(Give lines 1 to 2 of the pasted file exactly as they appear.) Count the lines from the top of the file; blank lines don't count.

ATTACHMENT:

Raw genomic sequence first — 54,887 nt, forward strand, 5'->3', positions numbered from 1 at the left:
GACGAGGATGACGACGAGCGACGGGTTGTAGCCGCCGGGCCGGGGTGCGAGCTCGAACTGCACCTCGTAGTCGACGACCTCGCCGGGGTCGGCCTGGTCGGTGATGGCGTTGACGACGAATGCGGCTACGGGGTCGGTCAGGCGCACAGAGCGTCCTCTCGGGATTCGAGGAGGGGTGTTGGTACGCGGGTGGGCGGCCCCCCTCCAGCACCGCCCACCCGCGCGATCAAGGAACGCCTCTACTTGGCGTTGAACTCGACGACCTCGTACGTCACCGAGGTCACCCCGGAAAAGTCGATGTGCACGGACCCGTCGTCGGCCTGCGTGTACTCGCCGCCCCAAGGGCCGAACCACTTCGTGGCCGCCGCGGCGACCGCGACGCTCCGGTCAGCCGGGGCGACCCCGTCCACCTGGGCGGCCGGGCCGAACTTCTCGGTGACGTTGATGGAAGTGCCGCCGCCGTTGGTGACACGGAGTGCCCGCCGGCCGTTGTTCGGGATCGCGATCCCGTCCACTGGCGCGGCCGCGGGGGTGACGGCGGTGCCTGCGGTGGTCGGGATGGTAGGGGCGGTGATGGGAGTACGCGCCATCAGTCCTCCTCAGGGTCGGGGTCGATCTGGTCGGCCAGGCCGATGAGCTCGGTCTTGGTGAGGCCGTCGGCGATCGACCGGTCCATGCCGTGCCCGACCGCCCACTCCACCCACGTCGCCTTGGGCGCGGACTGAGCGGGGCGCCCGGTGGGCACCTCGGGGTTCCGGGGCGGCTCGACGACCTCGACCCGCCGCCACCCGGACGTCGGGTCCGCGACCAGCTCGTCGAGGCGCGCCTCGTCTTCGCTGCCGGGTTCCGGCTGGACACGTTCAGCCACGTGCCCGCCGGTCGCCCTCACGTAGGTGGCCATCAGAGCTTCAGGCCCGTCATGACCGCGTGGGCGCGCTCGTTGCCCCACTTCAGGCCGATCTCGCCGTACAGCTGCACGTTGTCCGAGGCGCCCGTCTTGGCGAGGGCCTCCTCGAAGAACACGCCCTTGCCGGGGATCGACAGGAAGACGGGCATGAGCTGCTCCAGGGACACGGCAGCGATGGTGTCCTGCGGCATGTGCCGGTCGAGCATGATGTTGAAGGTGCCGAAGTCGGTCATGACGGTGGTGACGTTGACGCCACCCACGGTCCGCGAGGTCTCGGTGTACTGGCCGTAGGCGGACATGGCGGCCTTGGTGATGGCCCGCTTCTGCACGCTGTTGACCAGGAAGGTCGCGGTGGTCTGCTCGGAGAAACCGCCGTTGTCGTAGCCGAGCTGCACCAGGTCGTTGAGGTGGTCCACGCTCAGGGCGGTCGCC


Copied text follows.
Raw genomic sequence first — 54,887 nt, forward strand, 5'->3', positions numbered from 1 at the left:
GACGAGGATGACGACGAGCGACGGGTTGTAGCCGCCGGGCCGGGGTGCGAGCTCGAACTGCACCTCGTAGTCGACGACCTCGCCGGGGTCGGCCTGGTCGGTGATGGCGTTGACGACGAATGCGGCTACGGGGTCGGTCAGGCGCACAGAGCGTCCTCTCGGGATTCGAGGAGGGGTGTTGGTACGCGGGTGGGCGGCCCCCCTCCAGCACCGCCCACCCGCGCGATCAAGGAACGCCTCTACTTGGCGTTGAACTCGACGACCTCGTACGTCACCGAGGTCACCCCGGAAAAGTCGATGTGCACGGACCCGTCGTCGGCCTGCGTGTACTCGCCGCCCCAAGGGCCGAACCACTTCGTGGCCGCCGCGGCGACCGCGACGCTCCGGTCAGCCGGGGCGACCCCGTCCACCTGGGCGGCCGGGCCGAACTTCTCGGTGACGTTGATGGAAGTGCCGCCGCCGTTGGTGACACGGAGTGCCCGCCGGCCGTTGTTCGGGATCGCGATCCCGTCCACTGGCGCGGCCGCGGGGGTGACGGCGGTGCCTGCGGTGGTCGGGATGGTAGGGGCGGTGATGGGAGTACGCGCCATCAGTCCTCCTCAGGGTCGGGGTCGATCTGGTCGGCCAGGCCGATGAGCTCGGTCTTGGTGAGGCCGTCGGCGATCGACCGGTCCATGCCGTGCCCGACCGCCCACTCCACCCACGTCGCCTTGGGCGCGGACTGAGCGGGGCGCCCGGTGGGCACCTCGGGGTTCCGGGGCGGCTCGACGACCTCGACCCGCCGCCACCCGGACGTCGGGTCCGCGACCAGCTCGTCGAGGCGCGCCTCGTCTTCGCTGCCGGGTTCCGGCTGGACACGTTCAGCCACGTGCCCGCCGGTCGCCCTCACGTAGGTGGCCATCAGAGCTTCAGGCCCGTCATGACCGCGTGGGCGCGCTCGTTGCCCCACTTCAGGCCGATCTCGCCGTACAGCTGCACGTTGTCCGAGGCGCCCGTCTTGGCGAGGGCCTCCTCGAAGAACACGCCCTTGCCGGGGATCGACAGGAAGACGGGCATGAGCTGCTCCAGGGACACGGCAGCGATGGTGTCCTGCGGCATGTGCCGGTCGAGCATGATGTTGAAGGTGCCGAAGTCGGTCATGACGGTGGTGACGTTGACGCCACCCACGGTCCGCGAGGTCTCGGTGTACTGGCCGTAGGCGGACATGGCGGCCTTGGTGATGGCCCGCTTCTGCACGCTGTTGACCAGGAAGGTCGCGGTGGTCTGCTCGGAGAAACCGCCGTTGTCGTAGCCGAGCTGCACCAGGTCGTTGAGGTGGTCCACGCTCAGGGCGGTCGCC